Sunday, September 26, 2010

Remembering... George Raft

Handsome, menacing George Raft - born on this day in 1895 - was one of Hollywood's most popular leading men in the 1930s; while he often played gangsters and hoods, he initially found work as a dancer - a fact wittily alluded to by Chazz Palminteri's character in Woody Allen's 1994 comedy Bullets Over Broadway.

Photo Sharing and Video Hosting at Photobucket In fact, it was Texas Guinan who gave Raft his first big break in show business - as she'd done with so many others, such as Ruby Keeler - dancing in her 300 Club; she also gave him his break in the movies when he appeared alongside her in the 1929 lost film Queen of the Night Clubs.

Although he'd been one of the biggest stars of the 1930s, he'd also been typecast as a heavy, and an Italian one at that - despite his German heritage. By the 1940s and 1950s Raft's career was suffering from bad choice-itis; he became best known in latter years as the man who turned down most of the roles that would make Humphrey Bogart a star. Although he had a memorable turn as mob boss 'Spats' Columbo in Billy Wilder's 1959 classic Some Like it Hot it did not lead to more work*.

Which is not to say he didn't have his fun along the way... In the early Thirties he gave Tallulah Bankhead such a bad case of gonorrhea she had to have a hysterectomy; as she was being wheeled from the hospital she gave her doctor one of those quips for which she'd already become famous and on which he probably dined out for years: 'Don't think this has taught me a lesson!'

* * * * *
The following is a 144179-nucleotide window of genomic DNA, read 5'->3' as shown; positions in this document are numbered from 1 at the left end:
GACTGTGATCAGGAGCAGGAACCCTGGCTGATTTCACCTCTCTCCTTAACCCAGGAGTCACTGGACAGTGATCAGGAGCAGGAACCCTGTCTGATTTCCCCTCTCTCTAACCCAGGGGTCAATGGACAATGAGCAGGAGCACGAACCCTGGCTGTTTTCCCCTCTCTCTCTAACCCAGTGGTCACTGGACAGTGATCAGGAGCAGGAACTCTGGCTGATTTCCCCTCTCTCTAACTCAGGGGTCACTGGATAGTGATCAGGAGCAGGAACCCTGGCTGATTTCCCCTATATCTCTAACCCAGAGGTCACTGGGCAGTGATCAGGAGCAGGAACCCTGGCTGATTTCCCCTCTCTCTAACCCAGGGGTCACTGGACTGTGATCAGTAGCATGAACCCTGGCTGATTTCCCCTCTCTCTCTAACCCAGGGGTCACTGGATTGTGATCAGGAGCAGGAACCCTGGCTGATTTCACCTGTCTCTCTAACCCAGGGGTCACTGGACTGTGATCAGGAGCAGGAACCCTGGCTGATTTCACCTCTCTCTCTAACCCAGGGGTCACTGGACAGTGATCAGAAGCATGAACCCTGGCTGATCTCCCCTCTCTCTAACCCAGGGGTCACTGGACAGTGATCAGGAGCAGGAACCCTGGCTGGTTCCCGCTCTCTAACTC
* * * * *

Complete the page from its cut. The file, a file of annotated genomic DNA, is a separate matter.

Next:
Raft's career was oddly bound up with that of Mae West; it was in his film Night After Night (1932) that West made her movie debut, stealing every scene she's in (as was her wont); nearly fifty years later he made his second-to-last appearance in her final film Sextette (1980). When they died - two days apart, in November 1980 - their bodies were both stored in the mortuary at Forest Lawn together.

In the 1991 film Bugsy, Raft was played by Joe Mantegna.

*The same fate befell Gloria Swanson, who could have parlayed her star turn in another of Wilder's classics, 1950's Sunset Boulevard
, into much more than she did; in both cases the public seemed to consider these one-time legends as mere novelties - relics of a bygone era, even - in an age long before irony alone could save a career.

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